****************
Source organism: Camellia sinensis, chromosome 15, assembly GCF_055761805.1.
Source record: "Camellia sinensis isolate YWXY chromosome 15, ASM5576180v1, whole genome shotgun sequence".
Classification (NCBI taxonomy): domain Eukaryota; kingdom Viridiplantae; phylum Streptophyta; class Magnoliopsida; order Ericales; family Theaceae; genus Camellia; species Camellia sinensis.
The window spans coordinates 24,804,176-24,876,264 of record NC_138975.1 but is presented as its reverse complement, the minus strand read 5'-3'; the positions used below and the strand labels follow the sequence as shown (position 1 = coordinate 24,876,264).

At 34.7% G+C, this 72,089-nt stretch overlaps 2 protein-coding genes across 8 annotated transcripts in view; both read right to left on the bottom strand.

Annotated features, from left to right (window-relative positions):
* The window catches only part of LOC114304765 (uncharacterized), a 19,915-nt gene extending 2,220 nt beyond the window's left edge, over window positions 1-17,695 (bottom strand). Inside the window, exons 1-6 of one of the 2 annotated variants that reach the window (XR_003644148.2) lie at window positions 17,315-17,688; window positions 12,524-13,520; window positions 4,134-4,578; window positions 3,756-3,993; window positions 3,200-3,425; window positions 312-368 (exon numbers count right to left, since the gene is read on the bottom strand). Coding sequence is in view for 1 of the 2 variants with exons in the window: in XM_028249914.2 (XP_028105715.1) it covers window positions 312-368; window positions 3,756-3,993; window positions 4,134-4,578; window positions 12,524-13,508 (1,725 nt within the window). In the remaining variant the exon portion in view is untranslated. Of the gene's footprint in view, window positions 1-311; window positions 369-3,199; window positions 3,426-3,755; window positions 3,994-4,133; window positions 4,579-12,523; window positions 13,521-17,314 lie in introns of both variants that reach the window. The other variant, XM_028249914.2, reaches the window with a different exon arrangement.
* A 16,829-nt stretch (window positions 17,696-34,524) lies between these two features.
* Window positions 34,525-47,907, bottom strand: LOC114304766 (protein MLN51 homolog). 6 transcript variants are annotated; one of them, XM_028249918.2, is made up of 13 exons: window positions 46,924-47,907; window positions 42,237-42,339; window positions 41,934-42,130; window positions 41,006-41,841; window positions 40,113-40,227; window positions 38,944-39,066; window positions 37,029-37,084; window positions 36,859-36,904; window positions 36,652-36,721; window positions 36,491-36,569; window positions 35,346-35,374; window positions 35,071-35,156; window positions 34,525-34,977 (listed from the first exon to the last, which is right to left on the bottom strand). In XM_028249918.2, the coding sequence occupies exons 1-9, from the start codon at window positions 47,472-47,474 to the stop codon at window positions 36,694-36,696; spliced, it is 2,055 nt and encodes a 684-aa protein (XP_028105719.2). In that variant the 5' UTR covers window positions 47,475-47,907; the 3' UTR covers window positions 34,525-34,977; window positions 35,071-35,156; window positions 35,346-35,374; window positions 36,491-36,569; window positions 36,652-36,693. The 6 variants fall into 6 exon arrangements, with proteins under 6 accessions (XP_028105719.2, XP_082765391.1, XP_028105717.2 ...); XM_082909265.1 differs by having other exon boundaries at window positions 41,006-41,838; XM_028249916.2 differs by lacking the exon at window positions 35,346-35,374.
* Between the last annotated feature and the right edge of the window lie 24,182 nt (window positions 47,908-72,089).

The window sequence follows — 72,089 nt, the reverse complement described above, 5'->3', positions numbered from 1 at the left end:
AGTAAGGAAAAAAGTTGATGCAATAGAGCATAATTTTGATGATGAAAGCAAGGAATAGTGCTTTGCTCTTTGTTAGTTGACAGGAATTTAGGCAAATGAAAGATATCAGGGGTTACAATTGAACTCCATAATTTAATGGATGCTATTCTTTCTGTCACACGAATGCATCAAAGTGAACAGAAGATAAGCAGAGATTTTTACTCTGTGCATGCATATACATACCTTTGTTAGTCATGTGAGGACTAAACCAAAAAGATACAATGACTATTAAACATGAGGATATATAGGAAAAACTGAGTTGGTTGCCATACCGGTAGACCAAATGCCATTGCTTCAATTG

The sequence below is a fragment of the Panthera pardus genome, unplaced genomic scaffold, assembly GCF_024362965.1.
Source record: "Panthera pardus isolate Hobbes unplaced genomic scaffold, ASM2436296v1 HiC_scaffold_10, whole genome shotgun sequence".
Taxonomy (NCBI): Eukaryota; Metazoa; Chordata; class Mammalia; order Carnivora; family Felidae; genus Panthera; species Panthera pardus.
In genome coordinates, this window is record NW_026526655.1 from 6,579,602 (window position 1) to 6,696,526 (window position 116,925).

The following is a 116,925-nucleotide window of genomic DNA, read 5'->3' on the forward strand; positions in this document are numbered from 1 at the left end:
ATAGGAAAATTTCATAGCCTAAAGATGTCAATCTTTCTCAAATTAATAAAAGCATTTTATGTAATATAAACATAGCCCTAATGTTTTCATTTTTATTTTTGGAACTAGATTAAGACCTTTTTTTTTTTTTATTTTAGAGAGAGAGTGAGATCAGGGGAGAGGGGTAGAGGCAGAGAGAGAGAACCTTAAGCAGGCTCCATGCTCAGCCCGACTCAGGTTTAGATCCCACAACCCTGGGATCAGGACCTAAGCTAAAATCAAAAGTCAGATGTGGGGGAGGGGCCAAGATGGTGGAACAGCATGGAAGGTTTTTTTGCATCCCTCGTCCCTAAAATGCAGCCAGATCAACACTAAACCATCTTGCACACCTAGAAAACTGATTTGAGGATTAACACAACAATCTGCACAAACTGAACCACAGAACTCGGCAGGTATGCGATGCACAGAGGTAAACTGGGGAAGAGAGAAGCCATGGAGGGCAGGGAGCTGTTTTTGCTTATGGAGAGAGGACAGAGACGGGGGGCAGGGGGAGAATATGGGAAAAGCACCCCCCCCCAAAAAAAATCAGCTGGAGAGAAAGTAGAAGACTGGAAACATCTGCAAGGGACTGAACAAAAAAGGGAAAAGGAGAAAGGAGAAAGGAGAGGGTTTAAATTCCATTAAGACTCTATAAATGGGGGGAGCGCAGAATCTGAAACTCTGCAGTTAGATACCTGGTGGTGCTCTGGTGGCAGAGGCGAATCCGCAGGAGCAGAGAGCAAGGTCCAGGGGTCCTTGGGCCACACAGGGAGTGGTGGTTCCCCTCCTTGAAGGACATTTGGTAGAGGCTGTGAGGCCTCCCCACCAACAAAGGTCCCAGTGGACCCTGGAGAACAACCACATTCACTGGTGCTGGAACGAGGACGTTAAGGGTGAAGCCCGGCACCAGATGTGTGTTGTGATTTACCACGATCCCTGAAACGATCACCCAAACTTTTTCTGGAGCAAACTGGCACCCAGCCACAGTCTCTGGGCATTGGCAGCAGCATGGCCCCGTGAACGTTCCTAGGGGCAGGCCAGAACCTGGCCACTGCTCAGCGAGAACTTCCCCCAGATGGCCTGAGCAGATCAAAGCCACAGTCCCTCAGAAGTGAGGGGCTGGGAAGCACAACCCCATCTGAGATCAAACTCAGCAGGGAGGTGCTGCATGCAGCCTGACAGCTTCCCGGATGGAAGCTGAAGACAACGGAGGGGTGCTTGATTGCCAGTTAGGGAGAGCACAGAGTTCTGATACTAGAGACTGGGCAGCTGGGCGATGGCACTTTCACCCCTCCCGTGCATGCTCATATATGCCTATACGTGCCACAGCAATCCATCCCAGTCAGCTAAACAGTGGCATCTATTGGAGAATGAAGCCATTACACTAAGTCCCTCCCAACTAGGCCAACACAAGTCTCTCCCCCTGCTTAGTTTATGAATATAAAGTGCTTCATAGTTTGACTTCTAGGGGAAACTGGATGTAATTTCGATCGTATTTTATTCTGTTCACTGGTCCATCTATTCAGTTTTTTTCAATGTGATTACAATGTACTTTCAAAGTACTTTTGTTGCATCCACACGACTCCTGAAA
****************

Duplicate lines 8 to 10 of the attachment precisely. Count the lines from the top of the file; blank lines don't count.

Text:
* A 16,829-nt stretch (window positions 17,696-34,524) lies between these two features.
* Window positions 34,525-47,907, bottom strand: LOC114304766 (protein MLN51 homolog). 6 transcript variants are annotated; one of them, XM_028249918.2, is made up of 13 exons: window positions 46,924-47,907; window positions 42,237-42,339; window positions 41,934-42,130; window positions 41,006-41,841; window positions 40,113-40,227; window positions 38,944-39,066; window positions 37,029-37,084; window positions 36,859-36,904; window positions 36,652-36,721; window positions 36,491-36,569; window positions 35,346-35,374; window positions 35,071-35,156; window positions 34,525-34,977 (listed from the first exon to the last, which is right to left on the bottom strand). In XM_028249918.2, the coding sequence occupies exons 1-9, from the start codon at window positions 47,472-47,474 to the stop codon at window positions 36,694-36,696; spliced, it is 2,055 nt and encodes a 684-aa protein (XP_028105719.2). In that variant the 5' UTR covers window positions 47,475-47,907; the 3' UTR covers window positions 34,525-34,977; window positions 35,071-35,156; window positions 35,346-35,374; window positions 36,491-36,569; window positions 36,652-36,693. The 6 variants fall into 6 exon arrangements, with proteins under 6 accessions (XP_028105719.2, XP_082765391.1, XP_028105717.2 ...); XM_082909265.1 differs by having other exon boundaries at window positions 41,006-41,838; XM_028249916.2 differs by lacking the exon at window positions 35,346-35,374.
* Between the last annotated feature and the right edge of the window lie 24,182 nt (window positions 47,908-72,089).